'The Once and Future Worker' by Oren Cass
EDITOR’S NOTE: In this RealClearBooks series, RealClear Book of the Week, we highlight recent nonfiction books from across the political spectrum. This week’s book is Oren Cass’s 'The Once and Future Worker', published last month by Encounter Books.
In 2016, working class voters fired a clear message at America’s establishment about the economic and social catastrophe that has slowly crippled their communities. Washington's elites now grasp that these problems exist but few understand their own complicity in gutting our labor markets and the extent of the damage that has wrought on working class lives.
In 'The Once and Future Worker', the Manhattan Institute's policy wunderkind Oren Cass reveals how decades of bad decision-making in Washington -- and not the supposedly uncontrollable and inevitable forces of technology and globalization -- led to disaster for America's job markets.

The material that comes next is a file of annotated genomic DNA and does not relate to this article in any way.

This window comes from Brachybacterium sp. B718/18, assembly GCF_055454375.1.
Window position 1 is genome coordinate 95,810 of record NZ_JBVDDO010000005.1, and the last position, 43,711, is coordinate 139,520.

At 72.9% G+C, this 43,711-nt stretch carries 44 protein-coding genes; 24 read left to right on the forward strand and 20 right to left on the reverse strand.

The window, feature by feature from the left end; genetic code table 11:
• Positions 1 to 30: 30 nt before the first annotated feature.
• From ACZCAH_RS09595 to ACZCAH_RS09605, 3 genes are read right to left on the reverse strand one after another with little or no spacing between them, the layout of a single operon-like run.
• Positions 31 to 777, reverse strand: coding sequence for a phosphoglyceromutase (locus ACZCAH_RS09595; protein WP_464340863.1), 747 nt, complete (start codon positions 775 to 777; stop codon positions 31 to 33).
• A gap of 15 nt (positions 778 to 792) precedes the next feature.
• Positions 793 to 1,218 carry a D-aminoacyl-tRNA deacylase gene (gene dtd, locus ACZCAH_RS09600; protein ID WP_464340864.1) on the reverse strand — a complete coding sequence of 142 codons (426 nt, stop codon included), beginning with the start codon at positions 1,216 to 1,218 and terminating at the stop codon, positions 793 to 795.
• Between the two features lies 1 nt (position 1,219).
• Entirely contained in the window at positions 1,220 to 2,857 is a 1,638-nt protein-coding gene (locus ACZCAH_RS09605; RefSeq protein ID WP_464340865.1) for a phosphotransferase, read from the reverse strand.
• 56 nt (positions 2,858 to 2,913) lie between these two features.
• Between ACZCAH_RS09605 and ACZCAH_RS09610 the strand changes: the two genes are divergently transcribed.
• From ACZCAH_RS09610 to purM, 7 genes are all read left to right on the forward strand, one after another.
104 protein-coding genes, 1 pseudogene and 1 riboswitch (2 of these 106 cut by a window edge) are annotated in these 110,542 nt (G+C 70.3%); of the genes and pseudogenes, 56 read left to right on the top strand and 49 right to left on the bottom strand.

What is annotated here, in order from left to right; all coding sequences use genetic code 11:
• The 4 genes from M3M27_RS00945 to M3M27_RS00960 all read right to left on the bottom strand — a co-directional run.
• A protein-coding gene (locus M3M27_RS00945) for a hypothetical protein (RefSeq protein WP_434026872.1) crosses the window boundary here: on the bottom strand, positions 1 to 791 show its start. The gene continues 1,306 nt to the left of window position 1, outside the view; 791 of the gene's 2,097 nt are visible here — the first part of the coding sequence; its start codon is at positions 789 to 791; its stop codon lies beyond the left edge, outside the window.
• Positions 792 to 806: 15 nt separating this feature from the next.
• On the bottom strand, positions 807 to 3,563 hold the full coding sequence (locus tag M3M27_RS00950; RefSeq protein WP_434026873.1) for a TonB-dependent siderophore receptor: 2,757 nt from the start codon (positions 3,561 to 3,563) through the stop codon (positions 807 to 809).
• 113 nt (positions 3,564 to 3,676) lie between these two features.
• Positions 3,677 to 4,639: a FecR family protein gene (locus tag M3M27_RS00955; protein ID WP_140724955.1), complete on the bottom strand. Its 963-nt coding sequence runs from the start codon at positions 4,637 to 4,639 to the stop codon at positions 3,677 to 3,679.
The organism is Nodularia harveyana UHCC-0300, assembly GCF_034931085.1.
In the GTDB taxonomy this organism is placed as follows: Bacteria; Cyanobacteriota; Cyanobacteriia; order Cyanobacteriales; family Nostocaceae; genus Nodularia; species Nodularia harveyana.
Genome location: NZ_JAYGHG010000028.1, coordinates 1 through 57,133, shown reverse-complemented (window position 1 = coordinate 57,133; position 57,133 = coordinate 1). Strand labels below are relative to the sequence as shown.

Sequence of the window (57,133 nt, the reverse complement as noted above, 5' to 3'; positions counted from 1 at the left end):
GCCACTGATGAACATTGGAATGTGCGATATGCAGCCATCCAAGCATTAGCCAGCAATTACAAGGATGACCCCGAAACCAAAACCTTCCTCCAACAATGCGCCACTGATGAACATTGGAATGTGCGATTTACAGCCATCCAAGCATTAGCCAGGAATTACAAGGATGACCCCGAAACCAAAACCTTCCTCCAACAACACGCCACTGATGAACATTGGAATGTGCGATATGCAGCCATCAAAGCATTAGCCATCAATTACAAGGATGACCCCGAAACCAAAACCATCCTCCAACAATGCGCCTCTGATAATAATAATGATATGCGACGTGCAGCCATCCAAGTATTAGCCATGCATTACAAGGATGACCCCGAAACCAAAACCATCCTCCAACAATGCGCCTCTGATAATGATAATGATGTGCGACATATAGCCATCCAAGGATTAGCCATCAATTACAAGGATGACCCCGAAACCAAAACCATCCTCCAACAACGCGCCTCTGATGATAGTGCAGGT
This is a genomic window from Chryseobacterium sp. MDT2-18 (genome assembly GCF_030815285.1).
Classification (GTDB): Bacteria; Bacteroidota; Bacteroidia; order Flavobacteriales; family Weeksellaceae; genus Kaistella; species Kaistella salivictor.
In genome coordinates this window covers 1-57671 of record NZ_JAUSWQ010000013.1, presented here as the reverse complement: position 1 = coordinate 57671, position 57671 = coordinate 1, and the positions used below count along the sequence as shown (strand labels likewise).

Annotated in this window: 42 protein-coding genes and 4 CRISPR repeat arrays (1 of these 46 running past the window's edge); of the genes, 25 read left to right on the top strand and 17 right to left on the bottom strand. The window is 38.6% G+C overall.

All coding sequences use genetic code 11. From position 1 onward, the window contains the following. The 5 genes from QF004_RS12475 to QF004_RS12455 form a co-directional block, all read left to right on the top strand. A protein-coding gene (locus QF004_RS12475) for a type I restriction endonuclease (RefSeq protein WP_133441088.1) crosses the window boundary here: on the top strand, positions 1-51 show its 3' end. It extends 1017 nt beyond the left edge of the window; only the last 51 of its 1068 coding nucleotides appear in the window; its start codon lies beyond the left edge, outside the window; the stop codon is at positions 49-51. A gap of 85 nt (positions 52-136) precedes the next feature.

Cass served as Mitt Romey's domestic policy advisor in 2012 and while the book has "reform conservatives" buzzing, it will also charm populists on both sides of the aisle. Trumpists will enjoy Cass's critiques of globalization and unfettered immigration while his endorsement of worker co-ops and attacks on America's at-all-costs pursuit of consumption will be applauded by the Sanders wing of the left.
Though wonky, the book offers a thoughtful meditation on the essential value of work itself in providing meaning in American life. More urgently, it reminds us that the decisions being made by elites in Washington have very real consequences in lives of individuals and their communities across the country.
Sam Pretlow is the editor of RealClearBooks.